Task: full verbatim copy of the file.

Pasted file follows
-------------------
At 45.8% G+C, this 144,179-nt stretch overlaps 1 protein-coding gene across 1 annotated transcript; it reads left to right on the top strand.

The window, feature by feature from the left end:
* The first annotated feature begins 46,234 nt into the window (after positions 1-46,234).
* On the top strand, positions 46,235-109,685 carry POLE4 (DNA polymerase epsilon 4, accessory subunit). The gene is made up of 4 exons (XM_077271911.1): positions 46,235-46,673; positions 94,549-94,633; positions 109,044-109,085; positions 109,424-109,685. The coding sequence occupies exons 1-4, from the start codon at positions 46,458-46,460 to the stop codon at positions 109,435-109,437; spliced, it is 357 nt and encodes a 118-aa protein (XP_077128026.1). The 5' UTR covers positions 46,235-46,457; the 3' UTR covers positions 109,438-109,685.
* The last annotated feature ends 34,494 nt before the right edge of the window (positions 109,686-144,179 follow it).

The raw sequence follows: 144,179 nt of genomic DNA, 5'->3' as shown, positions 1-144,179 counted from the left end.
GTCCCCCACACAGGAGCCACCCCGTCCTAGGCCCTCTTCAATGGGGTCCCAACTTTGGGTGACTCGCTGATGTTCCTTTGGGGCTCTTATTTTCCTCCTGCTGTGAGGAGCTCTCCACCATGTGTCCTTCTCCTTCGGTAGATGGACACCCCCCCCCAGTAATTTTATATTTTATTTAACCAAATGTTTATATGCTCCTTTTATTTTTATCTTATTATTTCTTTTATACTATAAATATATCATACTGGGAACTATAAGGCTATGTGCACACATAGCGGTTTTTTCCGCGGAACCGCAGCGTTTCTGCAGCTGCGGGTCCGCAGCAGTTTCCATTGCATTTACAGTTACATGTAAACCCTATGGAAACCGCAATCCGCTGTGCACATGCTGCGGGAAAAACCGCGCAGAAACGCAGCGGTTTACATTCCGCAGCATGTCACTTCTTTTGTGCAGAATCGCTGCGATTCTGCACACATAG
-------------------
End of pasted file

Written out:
At 45.8% G+C, this 144,179-nt stretch overlaps 1 protein-coding gene across 1 annotated transcript; it reads left to right on the top strand.

The window, feature by feature from the left end:
* The first annotated feature begins 46,234 nt into the window (after positions 1-46,234).
* On the top strand, positions 46,235-109,685 carry POLE4 (DNA polymerase epsilon 4, accessory subunit). The gene is made up of 4 exons (XM_077271911.1): positions 46,235-46,673; positions 94,549-94,633; positions 109,044-109,085; positions 109,424-109,685. The coding sequence occupies exons 1-4, from the start codon at positions 46,458-46,460 to the stop codon at positions 109,435-109,437; spliced, it is 357 nt and encodes a 118-aa protein (XP_077128026.1). The 5' UTR covers positions 46,235-46,457; the 3' UTR covers positions 109,438-109,685.
* The last annotated feature ends 34,494 nt before the right edge of the window (positions 109,686-144,179 follow it).

The raw sequence follows: 144,179 nt of genomic DNA, 5'->3' as shown, positions 1-144,179 counted from the left end.
GTCCCCCACACAGGAGCCACCCCGTCCTAGGCCCTCTTCAATGGGGTCCCAACTTTGGGTGACTCGCTGATGTTCCTTTGGGGCTCTTATTTTCCTCCTGCTGTGAGGAGCTCTCCACCATGTGTCCTTCTCCTTCGGTAGATGGACACCCCCCCCCAGTAATTTTATATTTTATTTAACCAAATGTTTATATGCTCCTTTTATTTTTATCTTATTATTTCTTTTATACTATAAATATATCATACTGGGAACTATAAGGCTATGTGCACACATAGCGGTTTTTTCCGCGGAACCGCAGCGTTTCTGCAGCTGCGGGTCCGCAGCAGTTTCCATTGCATTTACAGTTACATGTAAACCCTATGGAAACCGCAATCCGCTGTGCACATGCTGCGGGAAAAACCGCGCAGAAACGCAGCGGTTTACATTCCGCAGCATGTCACTTCTTTTGTGCAGAATCGCTGCGATTCTGCACACATAG